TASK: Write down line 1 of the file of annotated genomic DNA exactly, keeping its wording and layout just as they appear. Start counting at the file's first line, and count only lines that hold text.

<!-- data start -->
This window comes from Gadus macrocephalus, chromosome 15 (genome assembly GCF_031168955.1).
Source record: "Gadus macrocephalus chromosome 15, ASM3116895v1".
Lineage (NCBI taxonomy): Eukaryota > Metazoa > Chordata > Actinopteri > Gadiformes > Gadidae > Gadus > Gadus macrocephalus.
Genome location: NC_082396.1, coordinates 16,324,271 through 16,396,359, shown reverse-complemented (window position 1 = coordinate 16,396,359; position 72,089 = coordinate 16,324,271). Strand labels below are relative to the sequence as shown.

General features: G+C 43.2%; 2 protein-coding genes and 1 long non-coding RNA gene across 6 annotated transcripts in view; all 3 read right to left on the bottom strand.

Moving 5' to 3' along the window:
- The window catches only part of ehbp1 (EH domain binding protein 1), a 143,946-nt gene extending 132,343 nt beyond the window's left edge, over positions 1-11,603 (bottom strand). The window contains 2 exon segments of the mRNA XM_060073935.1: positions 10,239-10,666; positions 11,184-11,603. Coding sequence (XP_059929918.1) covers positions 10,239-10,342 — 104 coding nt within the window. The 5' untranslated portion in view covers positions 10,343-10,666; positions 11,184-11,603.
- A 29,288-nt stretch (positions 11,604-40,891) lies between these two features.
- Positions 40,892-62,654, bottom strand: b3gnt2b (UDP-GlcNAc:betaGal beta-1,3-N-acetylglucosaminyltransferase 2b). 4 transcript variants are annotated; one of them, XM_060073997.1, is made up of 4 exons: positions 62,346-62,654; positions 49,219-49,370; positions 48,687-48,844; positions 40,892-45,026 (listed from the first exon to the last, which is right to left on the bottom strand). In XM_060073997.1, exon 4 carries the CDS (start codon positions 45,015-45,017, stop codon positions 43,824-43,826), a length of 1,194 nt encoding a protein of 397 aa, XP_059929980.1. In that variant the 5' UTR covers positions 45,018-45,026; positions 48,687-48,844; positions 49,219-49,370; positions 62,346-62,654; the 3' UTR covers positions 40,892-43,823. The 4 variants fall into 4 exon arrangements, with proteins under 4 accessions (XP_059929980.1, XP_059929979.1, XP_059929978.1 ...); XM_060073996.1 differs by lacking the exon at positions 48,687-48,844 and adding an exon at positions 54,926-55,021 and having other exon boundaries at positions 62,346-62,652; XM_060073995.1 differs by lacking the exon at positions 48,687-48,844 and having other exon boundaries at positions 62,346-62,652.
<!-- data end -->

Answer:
This window comes from Gadus macrocephalus, chromosome 15 (genome assembly GCF_031168955.1).